Large ceiling-mounted or wall-mounted fans can have a huge impact on cooling buildings and spaces, especially one that can have over a thousand visitors a day. Since 1998, Bridge Climb Sydney has been providing people with a safe and authentic way of climbing the world famous Sydney Harbour Bridge. Based in Sydney, Summer can be increasingly hot and humid, with climbers getting dressed in head-to-toe protective wear before going on the climb and whilst in the briefing and waiting area. To say customers were so hot is an understatement.
Maintaining History to Make History
Simon Pitkethley from Bridge Climb Sydney knew air conditioning was ‘not really an option’ given the unique nature of the buildings’ arches would cause most of the cold air to escape. As a heritage listed building, air conditioning would also ‘ruin the aesthetics of the
building and heritage value of the fabric of the bridge’.
With a long history of using Big Ass Fans at Bridge climb, Simon understood they were industrial in nature, they looked great and would be able to provide what they needed; good air movement through the base. When talking to their engineers and architects on the project, Big Ass Fans understood this would be a more unique installation from start to finish with an end result of improving the overall thermal comfort, and how ceiling fans could provide an effective job of cooling people.
Ceiling fans play a big role in thermal comfort. Big Ass Fans® improve thermal comfort by providing steady air movement. Though air movement does not lower room temperature, it creates a cooling effect of up to 6°C when the breeze passes over the skin. Because thermal comfort – also called human comfort – is subjective, it’s difficult to measure. However, it plays an essential role in the design and maintenance of any facility with people, and there are standards that architects and builders follow to try to please most of the people, most of the time.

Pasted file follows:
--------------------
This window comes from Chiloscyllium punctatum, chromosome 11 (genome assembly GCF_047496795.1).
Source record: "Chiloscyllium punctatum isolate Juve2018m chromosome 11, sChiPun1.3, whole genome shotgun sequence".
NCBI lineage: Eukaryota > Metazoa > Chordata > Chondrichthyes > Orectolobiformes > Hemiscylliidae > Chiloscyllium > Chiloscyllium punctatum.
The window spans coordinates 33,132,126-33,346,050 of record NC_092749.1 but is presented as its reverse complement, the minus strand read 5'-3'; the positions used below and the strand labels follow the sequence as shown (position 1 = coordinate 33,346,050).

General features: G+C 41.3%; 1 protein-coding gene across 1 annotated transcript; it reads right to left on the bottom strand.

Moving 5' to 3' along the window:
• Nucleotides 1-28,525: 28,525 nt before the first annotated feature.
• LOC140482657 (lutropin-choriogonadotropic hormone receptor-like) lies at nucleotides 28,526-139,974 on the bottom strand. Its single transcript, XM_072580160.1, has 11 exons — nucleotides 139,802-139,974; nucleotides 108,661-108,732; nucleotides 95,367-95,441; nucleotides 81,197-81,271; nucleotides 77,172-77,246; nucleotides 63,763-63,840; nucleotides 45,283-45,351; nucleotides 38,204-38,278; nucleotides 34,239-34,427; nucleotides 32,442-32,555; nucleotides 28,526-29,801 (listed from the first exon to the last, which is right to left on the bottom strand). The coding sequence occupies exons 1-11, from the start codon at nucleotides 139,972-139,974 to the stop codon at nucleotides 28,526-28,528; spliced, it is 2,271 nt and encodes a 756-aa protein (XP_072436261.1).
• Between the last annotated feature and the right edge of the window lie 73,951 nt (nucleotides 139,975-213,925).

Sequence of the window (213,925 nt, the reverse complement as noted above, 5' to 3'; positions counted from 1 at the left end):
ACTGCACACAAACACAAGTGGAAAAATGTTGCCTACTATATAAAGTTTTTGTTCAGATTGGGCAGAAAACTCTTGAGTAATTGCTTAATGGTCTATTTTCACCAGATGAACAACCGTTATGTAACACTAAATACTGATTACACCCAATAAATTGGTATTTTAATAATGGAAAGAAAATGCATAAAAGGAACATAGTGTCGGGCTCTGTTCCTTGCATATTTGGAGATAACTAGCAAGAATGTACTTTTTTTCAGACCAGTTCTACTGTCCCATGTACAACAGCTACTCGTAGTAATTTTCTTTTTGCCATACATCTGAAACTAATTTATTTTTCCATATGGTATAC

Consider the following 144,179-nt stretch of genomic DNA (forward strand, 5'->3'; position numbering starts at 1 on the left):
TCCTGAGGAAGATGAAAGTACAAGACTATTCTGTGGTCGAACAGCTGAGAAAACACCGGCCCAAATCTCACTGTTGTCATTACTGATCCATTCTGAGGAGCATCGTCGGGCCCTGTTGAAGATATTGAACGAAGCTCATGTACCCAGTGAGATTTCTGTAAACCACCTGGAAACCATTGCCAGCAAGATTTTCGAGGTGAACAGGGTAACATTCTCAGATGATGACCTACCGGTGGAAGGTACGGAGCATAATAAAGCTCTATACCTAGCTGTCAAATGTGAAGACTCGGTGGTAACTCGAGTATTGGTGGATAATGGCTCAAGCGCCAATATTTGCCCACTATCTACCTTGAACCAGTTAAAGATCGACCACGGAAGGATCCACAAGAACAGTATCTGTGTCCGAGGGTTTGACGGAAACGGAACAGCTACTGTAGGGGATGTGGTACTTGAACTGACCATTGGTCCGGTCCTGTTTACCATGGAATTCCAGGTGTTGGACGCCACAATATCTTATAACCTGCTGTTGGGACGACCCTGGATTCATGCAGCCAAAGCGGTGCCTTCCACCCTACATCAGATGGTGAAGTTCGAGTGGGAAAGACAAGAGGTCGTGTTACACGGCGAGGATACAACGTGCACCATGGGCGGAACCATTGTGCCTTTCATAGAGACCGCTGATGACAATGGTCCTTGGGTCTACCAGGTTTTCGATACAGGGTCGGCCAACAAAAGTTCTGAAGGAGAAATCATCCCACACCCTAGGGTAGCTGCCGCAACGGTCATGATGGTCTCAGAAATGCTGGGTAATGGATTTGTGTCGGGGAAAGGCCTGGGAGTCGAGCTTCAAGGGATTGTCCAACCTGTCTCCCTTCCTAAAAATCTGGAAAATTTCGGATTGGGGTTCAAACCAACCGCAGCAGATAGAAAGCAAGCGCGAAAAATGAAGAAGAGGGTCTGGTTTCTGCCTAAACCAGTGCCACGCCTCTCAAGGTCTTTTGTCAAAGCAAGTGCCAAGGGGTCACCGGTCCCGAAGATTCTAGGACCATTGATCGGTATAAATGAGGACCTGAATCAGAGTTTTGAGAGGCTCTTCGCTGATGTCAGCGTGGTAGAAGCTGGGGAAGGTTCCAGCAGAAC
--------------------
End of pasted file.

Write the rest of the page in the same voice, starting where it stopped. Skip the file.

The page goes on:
ASHRAE Standard 55 establishes that for thermal comfort purposes, temperature can range from about 20°C to 27°C. Climbing Sydney Habour bridge, wearing head-to-toe protective gear in hot & humid Sydney highlighted a significantly low thermal comfort level for customers, where steady air movement plays a key part in providing overall comfort.
Bridge Climb Sydney looked at two different airflow solutions, one being a directional fan, the other a large overhead fan. They decided to install one Powerfoil D in the locker room. Using a HVLS fan, Bridge Climb was able to create a consistent breeze that flows over a person’s sweaty skin. As a result, an effect known as evaporative cooling occurred, which makes the body feel cooler even when temperatures feel high.
Outside in the waiting area, two Pivot Direction Fans were installed. Due to the arches and mezzanine, the roof height was low and an overhead fan would not be the best method in delivering air directly to the people. Instead, by installing Big Ass Fan directional Pivot fans, Bridge Climb was able to point the air in the direction of the waiting area. The Pivot gives airflow coverage up to 37 meters away, which meant the fans could be mounted against the wall and still be effective. Bridge climb saw overall guest satisfaction increase as perceived temperature was lowered thanks to the fans.
“Using a HVLS fan, Bridge Climb was able to create a consistent breeze that flows over a person’s sweaty skin. As a result, an effect known as evaporative cooling occurred, which makes the body feel cooler even when temperatures feel high.”